Don't Get Too Excited About The S&P 500 Hitting 3000

Photo: Getty Images

The S&P 500 hit 3000 for the first time ever on July 10. And while it was a temporary boost of just a few hours, it was a big moment for watchers of this index. The moment was good news for investors, but not for the reason you might think.

The S&P 500 spike came at the same time as people were digesting U.S. Federal Reserve chair Jerome Powell’s Congressional testimony, in which he indicated that the FR would cut interest rates soon in the U.S. — perhaps even this month. It’s a more conservative approach than the FR has taken recently, after raising the U.S. federal funds rate nine times over three years. And plenty of people are worried that a recession is on the way — one that will have global consequences.

So why did traders hop on this particular index? Ian Salisbury writes for Money: “Stock market investors like low interest rates because they make it cheaper for U.S. companies to borrow, boosting business prospects.”

Cool for traders. But what about you, at-home investor?

Wait, what’s the S&P 500 again?

The Standard & Poor’s 500 index measures the value of the 500 largest corporations listed on the New York Stock Exchange. It’s a way to take a quick look at the health of the stock market and the overall economy in America, Investopedia explains. If you're heavily invested in the trading market, you might even have some shares in it yourself.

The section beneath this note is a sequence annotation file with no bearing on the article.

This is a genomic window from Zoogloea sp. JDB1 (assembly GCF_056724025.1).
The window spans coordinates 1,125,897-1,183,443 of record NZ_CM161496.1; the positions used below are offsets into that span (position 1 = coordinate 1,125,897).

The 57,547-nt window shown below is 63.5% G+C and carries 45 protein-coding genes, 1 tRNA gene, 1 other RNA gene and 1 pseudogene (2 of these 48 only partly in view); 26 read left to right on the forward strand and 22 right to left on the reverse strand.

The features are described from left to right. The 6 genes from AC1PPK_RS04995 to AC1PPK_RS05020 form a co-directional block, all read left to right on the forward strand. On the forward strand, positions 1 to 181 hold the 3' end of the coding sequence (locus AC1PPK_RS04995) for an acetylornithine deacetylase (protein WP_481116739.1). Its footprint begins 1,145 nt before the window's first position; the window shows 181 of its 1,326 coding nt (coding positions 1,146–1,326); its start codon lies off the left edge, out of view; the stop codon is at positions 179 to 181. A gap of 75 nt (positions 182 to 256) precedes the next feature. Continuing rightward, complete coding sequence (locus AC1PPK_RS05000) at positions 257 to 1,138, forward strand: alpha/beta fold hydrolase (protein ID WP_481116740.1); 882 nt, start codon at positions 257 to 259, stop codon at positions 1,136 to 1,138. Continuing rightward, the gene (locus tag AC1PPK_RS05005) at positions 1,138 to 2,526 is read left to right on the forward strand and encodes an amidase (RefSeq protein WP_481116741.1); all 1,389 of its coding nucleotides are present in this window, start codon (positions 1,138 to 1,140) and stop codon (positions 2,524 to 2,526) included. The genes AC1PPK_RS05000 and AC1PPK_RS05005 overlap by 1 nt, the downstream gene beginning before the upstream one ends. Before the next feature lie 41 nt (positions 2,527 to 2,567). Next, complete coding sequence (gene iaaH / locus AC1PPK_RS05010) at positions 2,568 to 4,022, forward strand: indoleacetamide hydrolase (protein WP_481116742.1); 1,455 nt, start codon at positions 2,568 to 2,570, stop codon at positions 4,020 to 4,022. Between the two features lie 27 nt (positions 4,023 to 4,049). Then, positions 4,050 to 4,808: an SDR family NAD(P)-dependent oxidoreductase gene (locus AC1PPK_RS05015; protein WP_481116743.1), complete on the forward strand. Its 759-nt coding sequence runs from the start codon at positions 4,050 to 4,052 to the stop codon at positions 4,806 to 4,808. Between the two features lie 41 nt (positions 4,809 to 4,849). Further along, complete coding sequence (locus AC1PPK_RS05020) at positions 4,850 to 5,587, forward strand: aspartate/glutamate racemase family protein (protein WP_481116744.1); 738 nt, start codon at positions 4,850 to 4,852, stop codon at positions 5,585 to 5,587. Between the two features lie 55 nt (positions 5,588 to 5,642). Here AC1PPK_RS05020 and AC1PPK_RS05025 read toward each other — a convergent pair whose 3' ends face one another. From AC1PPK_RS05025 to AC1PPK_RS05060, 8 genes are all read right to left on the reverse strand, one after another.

It’s good for glancing at the market because it has 500 companies from all areas of the U.S. and across industries. But the S&P 500 isn’t perfect. It’s weighted toward larger-cap companies, or those with the market capitalisation of more than $US10 ($14) billion (think Microsoft, Apple, Exxon Mobil, Johnson & Johnson).

Don’t change your investing strategy

Don’t freak out about this new milestone (which won’t even be official until the market closes with the S&P 500 at 3000). Instead, if you’re keen on investing in a diverse set of stocks this way, make sure you’re not paying too much in fees. When we mention “low fee” index funds, we’re usually talking about those with an expense ratio 0.25 per cent or less.

Remember that it’s how long your money spends in investments that makes the greatest difference for your long-term outcome, not how you react to market swings. While you should be rebalancing your portfolio annually, any changes you make when you do so should be based on your own risk tolerance, not whatever highs and lows you’ve seen the market endure recently.


Comments

Be the first to comment on this story!

Trending Stories Right Now